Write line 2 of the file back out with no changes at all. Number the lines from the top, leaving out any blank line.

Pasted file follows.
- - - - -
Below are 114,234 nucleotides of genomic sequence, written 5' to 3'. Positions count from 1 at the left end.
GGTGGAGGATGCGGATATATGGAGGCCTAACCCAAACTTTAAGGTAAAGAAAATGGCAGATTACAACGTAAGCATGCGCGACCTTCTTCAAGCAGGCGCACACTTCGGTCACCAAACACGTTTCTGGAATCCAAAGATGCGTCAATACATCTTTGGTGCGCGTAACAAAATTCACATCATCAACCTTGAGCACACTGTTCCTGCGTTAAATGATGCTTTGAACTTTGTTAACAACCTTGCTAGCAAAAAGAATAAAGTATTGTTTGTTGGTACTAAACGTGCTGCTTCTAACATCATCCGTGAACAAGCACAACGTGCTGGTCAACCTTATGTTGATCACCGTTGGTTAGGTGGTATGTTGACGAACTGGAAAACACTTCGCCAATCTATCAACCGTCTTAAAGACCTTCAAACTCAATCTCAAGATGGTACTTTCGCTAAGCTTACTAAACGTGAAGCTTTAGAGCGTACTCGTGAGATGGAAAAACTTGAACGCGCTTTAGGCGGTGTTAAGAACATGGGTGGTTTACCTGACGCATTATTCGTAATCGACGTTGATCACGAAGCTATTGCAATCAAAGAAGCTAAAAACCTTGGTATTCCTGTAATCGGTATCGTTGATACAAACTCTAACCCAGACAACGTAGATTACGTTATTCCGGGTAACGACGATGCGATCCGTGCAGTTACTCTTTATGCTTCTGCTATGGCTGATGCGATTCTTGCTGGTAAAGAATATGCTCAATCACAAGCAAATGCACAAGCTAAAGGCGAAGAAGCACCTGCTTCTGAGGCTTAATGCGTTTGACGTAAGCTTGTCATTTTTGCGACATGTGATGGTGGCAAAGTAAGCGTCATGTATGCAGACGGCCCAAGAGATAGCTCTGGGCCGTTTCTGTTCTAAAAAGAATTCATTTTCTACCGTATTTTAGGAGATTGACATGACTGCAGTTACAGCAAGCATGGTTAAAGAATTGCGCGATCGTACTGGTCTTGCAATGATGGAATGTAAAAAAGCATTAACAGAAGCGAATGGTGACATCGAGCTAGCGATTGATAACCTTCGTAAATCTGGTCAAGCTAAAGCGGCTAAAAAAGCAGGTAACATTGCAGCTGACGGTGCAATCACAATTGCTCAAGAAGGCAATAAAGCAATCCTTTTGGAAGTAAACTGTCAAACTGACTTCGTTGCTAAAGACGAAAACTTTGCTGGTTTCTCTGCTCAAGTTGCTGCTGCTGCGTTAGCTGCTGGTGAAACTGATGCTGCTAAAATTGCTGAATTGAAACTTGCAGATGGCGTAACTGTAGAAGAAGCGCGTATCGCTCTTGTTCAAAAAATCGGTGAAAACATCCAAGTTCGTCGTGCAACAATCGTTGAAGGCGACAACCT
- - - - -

GGTGGAGGATGCGGATATATGGAGGCCTAACCCAAACTTTAAGGTAAAGAAAATGGCAGATTACAACGTAAGCATGCGCGACCTTCTTCAAGCAGGCGCACACTTCGGTCACCAAACACGTTTCTGGAATCCAAAGATGCGTCAATACATCTTTGGTGCGCGTAACAAAATTCACATCATCAACCTTGAGCACACTGTTCCTGCGTTAAATGATGCTTTGAACTTTGTTAACAACCTTGCTAGCAAAAAGAATAAAGTATTGTTTGTTGGTACTAAACGTGCTGCTTCTAACATCATCCGTGAACAAGCACAACGTGCTGGTCAACCTTATGTTGATCACCGTTGGTTAGGTGGTATGTTGACGAACTGGAAAACACTTCGCCAATCTATCAACCGTCTTAAAGACCTTCAAACTCAATCTCAAGATGGTACTTTCGCTAAGCTTACTAAACGTGAAGCTTTAGAGCGTACTCGTGAGATGGAAAAACTTGAACGCGCTTTAGGCGGTGTTAAGAACATGGGTGGTTTACCTGACGCATTATTCGTAATCGACGTTGATCACGAAGCTATTGCAATCAAAGAAGCTAAAAACCTTGGTATTCCTGTAATCGGTATCGTTGATACAAACTCTAACCCAGACAACGTAGATTACGTTATTCCGGGTAACGACGATGCGATCCGTGCAGTTACTCTTTATGCTTCTGCTATGGCTGATGCGATTCTTGCTGGTAAAGAATATGCTCAATCACAAGCAAATGCACAAGCTAAAGGCGAAGAAGCACCTGCTTCTGAGGCTTAATGCGTTTGACGTAAGCTTGTCATTTTTGCGACATGTGATGGTGGCAAAGTAAGCGTCATGTATGCAGACGGCCCAAGAGATAGCTCTGGGCCGTTTCTGTTCTAAAAAGAATTCATTTTCTACCGTATTTTAGGAGATTGACATGACTGCAGTTACAGCAAGCATGGTTAAAGAATTGCGCGATCGTACTGGTCTTGCAATGATGGAATGTAAAAAAGCATTAACAGAAGCGAATGGTGACATCGAGCTAGCGATTGATAACCTTCGTAAATCTGGTCAAGCTAAAGCGGCTAAAAAAGCAGGTAACATTGCAGCTGACGGTGCAATCACAATTGCTCAAGAAGGCAATAAAGCAATCCTTTTGGAAGTAAACTGTCAAACTGACTTCGTTGCTAAAGACGAAAACTTTGCTGGTTTCTCTGCTCAAGTTGCTGCTGCTGCGTTAGCTGCTGGTGAAACTGATGCTGCTAAAATTGCTGAATTGAAACTTGCAGATGGCGTAACTGTAGAAGAAGCGCGTATCGCTCTTGTTCAAAAAATCGGTGAAAACATCCAAGTTCGTCGTGCAACAATCGTTGAAGGCGACAACCT